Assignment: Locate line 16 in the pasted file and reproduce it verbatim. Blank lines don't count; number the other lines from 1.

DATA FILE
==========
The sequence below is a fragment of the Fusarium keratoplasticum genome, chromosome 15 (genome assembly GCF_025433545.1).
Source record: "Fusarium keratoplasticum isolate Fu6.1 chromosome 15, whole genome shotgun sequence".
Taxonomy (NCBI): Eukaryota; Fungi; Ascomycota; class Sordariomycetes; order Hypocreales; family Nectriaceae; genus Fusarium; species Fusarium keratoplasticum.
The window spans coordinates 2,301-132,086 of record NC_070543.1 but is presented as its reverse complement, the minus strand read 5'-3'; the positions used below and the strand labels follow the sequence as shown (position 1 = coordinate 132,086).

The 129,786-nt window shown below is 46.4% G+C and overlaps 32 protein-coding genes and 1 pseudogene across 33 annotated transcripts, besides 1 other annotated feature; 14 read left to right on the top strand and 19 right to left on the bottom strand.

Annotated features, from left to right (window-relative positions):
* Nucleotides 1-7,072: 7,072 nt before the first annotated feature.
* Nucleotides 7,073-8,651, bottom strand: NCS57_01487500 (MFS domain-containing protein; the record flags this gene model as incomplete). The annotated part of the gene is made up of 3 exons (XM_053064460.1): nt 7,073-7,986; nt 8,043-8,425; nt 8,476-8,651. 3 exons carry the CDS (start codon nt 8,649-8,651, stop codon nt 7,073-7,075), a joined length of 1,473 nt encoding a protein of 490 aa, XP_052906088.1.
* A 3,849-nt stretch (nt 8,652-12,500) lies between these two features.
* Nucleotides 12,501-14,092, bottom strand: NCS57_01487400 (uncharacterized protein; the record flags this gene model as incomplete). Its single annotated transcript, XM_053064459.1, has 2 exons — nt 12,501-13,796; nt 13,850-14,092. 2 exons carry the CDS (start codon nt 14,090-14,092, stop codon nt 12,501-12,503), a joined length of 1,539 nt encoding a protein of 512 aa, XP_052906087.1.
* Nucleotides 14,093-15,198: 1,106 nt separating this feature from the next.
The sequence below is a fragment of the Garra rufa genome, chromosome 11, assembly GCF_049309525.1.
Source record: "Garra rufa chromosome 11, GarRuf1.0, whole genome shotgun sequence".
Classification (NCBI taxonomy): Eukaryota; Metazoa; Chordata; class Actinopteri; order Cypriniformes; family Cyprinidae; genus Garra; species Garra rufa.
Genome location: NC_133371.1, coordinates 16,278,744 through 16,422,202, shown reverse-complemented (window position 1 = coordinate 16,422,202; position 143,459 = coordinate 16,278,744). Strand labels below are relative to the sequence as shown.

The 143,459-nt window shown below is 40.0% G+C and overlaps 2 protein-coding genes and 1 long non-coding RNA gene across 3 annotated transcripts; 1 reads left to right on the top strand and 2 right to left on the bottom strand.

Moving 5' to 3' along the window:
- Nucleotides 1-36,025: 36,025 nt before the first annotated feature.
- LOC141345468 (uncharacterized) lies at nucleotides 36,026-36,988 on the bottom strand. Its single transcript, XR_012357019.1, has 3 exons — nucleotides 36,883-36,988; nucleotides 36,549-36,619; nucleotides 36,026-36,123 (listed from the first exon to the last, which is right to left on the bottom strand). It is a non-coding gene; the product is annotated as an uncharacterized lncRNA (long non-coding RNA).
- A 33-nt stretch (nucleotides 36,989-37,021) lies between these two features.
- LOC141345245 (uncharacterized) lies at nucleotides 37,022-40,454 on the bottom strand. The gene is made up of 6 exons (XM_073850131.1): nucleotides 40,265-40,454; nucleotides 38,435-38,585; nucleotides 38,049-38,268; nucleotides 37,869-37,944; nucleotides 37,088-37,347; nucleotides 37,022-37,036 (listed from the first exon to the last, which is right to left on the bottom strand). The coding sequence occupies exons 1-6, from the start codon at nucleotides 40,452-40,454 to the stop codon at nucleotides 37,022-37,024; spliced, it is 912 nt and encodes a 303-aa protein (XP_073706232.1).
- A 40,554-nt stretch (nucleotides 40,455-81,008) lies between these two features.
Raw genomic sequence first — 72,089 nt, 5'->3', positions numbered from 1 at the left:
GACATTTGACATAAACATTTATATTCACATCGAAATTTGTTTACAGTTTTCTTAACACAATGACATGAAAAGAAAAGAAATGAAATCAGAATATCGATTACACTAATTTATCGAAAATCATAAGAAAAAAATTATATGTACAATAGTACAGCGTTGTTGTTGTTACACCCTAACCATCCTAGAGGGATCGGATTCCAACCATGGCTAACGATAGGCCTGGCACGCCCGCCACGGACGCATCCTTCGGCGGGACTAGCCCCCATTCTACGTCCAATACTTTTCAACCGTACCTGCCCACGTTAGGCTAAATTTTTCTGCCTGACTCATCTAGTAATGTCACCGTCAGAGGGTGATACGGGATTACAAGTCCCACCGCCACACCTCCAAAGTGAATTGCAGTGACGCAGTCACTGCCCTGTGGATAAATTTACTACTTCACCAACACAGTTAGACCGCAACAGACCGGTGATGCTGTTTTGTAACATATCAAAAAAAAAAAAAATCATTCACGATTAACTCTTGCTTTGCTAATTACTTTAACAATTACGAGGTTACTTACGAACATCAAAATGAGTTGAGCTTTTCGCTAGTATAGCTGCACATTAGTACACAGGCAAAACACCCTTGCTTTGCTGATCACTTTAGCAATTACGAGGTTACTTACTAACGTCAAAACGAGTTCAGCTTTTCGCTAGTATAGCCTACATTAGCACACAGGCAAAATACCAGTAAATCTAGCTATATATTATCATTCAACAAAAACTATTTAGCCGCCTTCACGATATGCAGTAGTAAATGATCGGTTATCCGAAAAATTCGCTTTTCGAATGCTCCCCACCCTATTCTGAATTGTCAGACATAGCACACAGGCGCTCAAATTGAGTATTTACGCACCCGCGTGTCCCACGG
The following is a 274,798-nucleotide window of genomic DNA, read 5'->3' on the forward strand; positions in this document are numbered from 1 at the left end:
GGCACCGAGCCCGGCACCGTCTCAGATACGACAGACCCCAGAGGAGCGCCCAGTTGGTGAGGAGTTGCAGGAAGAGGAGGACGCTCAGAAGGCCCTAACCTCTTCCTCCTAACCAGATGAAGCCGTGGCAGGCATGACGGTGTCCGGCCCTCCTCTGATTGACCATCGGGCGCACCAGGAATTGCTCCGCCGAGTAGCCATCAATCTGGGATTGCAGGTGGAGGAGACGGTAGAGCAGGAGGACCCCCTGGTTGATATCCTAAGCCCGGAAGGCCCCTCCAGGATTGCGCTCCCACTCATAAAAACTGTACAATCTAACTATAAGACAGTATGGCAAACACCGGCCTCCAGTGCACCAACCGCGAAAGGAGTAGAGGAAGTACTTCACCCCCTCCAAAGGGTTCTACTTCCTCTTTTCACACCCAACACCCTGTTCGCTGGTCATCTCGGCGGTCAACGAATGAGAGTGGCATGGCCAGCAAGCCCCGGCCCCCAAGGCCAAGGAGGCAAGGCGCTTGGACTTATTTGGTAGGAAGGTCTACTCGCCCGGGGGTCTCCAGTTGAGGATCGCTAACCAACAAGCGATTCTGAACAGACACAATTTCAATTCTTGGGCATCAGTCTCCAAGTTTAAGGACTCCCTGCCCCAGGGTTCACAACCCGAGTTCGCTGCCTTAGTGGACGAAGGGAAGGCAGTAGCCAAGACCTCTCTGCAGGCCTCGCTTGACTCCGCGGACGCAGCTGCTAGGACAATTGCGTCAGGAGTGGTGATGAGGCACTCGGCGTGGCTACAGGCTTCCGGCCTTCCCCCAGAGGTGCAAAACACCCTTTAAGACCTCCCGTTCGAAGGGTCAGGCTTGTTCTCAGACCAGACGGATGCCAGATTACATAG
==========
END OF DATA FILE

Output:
The 143,459-nt window shown below is 40.0% G+C and overlaps 2 protein-coding genes and 1 long non-coding RNA gene across 3 annotated transcripts; 1 reads left to right on the top strand and 2 right to left on the bottom strand.